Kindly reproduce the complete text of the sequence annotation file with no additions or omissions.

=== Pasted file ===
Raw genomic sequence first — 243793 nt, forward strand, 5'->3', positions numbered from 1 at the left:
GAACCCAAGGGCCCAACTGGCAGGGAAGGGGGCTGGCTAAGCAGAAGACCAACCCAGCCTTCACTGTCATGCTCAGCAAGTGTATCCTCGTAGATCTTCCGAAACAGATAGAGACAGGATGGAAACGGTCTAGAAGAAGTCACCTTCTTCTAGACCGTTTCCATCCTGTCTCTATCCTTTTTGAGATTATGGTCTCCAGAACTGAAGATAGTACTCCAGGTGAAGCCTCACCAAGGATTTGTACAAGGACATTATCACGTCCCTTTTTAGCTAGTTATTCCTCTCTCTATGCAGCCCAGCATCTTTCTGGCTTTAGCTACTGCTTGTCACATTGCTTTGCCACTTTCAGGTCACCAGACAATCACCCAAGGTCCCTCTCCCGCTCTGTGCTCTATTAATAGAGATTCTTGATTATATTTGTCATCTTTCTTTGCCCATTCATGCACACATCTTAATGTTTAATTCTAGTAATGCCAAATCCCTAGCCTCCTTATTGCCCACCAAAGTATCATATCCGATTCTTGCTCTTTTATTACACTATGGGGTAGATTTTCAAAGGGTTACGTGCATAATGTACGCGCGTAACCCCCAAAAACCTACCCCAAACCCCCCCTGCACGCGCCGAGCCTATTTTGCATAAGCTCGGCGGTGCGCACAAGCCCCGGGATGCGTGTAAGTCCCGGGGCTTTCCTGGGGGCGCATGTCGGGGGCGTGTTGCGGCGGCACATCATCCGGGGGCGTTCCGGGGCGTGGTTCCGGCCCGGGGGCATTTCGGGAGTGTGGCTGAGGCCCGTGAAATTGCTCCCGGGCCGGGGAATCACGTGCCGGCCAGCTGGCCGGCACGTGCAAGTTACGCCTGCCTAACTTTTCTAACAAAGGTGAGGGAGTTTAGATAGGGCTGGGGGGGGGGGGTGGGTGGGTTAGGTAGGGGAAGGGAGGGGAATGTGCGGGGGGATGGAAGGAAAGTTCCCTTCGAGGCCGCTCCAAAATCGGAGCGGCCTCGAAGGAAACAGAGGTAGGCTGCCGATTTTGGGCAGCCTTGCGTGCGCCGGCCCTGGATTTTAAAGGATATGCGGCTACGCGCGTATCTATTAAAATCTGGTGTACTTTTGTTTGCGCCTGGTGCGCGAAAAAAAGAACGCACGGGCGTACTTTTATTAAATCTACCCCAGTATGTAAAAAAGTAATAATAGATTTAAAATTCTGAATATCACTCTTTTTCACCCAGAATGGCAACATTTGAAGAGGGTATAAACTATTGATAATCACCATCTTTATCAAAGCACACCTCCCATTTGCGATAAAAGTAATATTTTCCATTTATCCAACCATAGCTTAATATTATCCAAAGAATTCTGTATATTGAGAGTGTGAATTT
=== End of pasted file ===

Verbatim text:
Raw genomic sequence first — 243793 nt, forward strand, 5'->3', positions numbered from 1 at the left:
GAACCCAAGGGCCCAACTGGCAGGGAAGGGGGCTGGCTAAGCAGAAGACCAACCCAGCCTTCACTGTCATGCTCAGCAAGTGTATCCTCGTAGATCTTCCGAAACAGATAGAGACAGGATGGAAACGGTCTAGAAGAAGTCACCTTCTTCTAGACCGTTTCCATCCTGTCTCTATCCTTTTTGAGATTATGGTCTCCAGAACTGAAGATAGTACTCCAGGTGAAGCCTCACCAAGGATTTGTACAAGGACATTATCACGTCCCTTTTTAGCTAGTTATTCCTCTCTCTATGCAGCCCAGCATCTTTCTGGCTTTAGCTACTGCTTGTCACATTGCTTTGCCACTTTCAGGTCACCAGACAATCACCCAAGGTCCCTCTCCCGCTCTGTGCTCTATTAATAGAGATTCTTGATTATATTTGTCATCTTTCTTTGCCCATTCATGCACACATCTTAATGTTTAATTCTAGTAATGCCAAATCCCTAGCCTCCTTATTGCCCACCAAAGTATCATATCCGATTCTTGCTCTTTTATTACACTATGGGGTAGATTTTCAAAGGGTTACGTGCATAATGTACGCGCGTAACCCCCAAAAACCTACCCCAAACCCCCCCTGCACGCGCCGAGCCTATTTTGCATAAGCTCGGCGGTGCGCACAAGCCCCGGGATGCGTGTAAGTCCCGGGGCTTTCCTGGGGGCGCATGTCGGGGGCGTGTTGCGGCGGCACATCATCCGGGGGCGTTCCGGGGCGTGGTTCCGGCCCGGGGGCATTTCGGGAGTGTGGCTGAGGCCCGTGAAATTGCTCCCGGGCCGGGGAATCACGTGCCGGCCAGCTGGCCGGCACGTGCAAGTTACGCCTGCCTAACTTTTCTAACAAAGGTGAGGGAGTTTAGATAGGGCTGGGGGGGGGGGGTGGGTGGGTTAGGTAGGGGAAGGGAGGGGAATGTGCGGGGGGATGGAAGGAAAGTTCCCTTCGAGGCCGCTCCAAAATCGGAGCGGCCTCGAAGGAAACAGAGGTAGGCTGCCGATTTTGGGCAGCCTTGCGTGCGCCGGCCCTGGATTTTAAAGGATATGCGGCTACGCGCGTATCTATTAAAATCTGGTGTACTTTTGTTTGCGCCTGGTGCGCGAAAAAAAGAACGCACGGGCGTACTTTTATTAAATCTACCCCAGTATGTAAAAAAGTAATAATAGATTTAAAATTCTGAATATCACTCTTTTTCACCCAGAATGGCAACATTTGAAGAGGGTATAAACTATTGATAATCACCATCTTTATCAAAGCACACCTCCCATTTGCGATAAAAGTAATATTTTCCATTTATCCAACCATAGCTTAATATTATCCAAAGAATTCTGTATATTGAGAGTGTGAATTT